What is Usher Syndrome?

In the new book, “Between, Georgia” by Joshilyn Jackson, in bookstores July 2006, the character of Stacia Frett, the mother to main character Nonny, has Usher Syndrome.
A little known disease affecting vision and hearing, would you know if you had the symptoms? In this article we give a good precise overview of Usher Syndrome and the symptoms you’ll need to know.

Usher Syndrome is a inherited condition that causes hearing loss and progressive vision loss. The vision loss is from retinitis pigmentosa, which is a group of diseases that causes night blindness and peripheral vision loss. It is carried from a recessive gene, so that both parents must have this gene for it to be passed to their child. There are three types of Usher Syndrome, known simply by Type I, Type II, and Type III.

Usher syndrome type I – Nearly completely deaf and problems with balance, from a young age. They will experience retinitis pigmentosa in their early adolescence.
Usher syndrome type II – Moderately to severely hearing impaired, with normal balance. They will experience retinitis pigmentosa in later adolescence.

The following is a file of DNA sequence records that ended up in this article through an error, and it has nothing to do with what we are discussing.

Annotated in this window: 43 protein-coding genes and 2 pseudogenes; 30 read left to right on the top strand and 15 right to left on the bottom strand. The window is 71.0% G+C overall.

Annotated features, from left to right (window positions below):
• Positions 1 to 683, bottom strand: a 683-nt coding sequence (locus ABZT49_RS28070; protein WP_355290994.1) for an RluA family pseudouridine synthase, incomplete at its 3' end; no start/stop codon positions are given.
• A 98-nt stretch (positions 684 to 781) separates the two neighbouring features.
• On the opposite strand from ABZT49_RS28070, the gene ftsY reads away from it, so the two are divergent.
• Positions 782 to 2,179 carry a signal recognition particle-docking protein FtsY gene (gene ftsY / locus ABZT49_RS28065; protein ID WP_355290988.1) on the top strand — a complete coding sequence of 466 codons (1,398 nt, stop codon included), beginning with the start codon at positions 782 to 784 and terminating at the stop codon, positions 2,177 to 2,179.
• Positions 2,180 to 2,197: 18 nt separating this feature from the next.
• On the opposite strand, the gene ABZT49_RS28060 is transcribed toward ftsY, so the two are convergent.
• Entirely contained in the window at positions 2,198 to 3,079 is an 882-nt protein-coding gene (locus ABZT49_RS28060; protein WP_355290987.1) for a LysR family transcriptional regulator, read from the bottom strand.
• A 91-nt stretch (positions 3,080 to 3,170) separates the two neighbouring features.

Usher syndrome type III – Normal hearing when born. They will experience retinitis pigmentosa and progressive hearing loss later in life.

Diagnosis of Usher Syndrome includes testing from:
visual function tests: visual fields and electroretinogram (ERG)
a retinal examination
hearing tests
balance tests for all patients age ten years and older

Genetic testing for Usher Syndrome is currently only done in research projects since it is not caused by one gene. So far there have been 10 genes mapped for this disease and there are still many more to find before there can be genetic testing for this syndrome.

National Eye Institute Research Study:
Researchers at of the National Eye Institute have been following individuals with Usher syndrome (Research Protocol # 93-EI-0161.) They are available for patient examination and consultation. The vision and hearing of each patient is evaluated. In addition, samples of blood from each patient are studied to better understand the genes involved in Usher syndrome. Patients interested in participating in this research study should contact:
Meira R. Meltzer, MA, MS
Genetic Counselor
National Eye Institute
(301) 402-4175

Other Resources:
American Association of the Deaf-Blind (AADB)
814 Thayer Avenue, Suite 302
Silver Spring, MD 20910-4500
(301) 495-4403
(301) 495-4402 – TTY

National Family Association for Deaf-Blind (NFADB)
111 Middle Neck Road
Sands Point, NY 11050

National Organization for Rare Disorders
55 Kenosia Avenue
P.O. Box 1968
Danbury, CT 06813-1968
(203) 744-0100
(203) 797-9590 (TDD)

Office of Rare Diseases, National Institutes of Health
6100 Executive Boulevard
Room 3B01, MSC 7518
Bethesda, MD 20892

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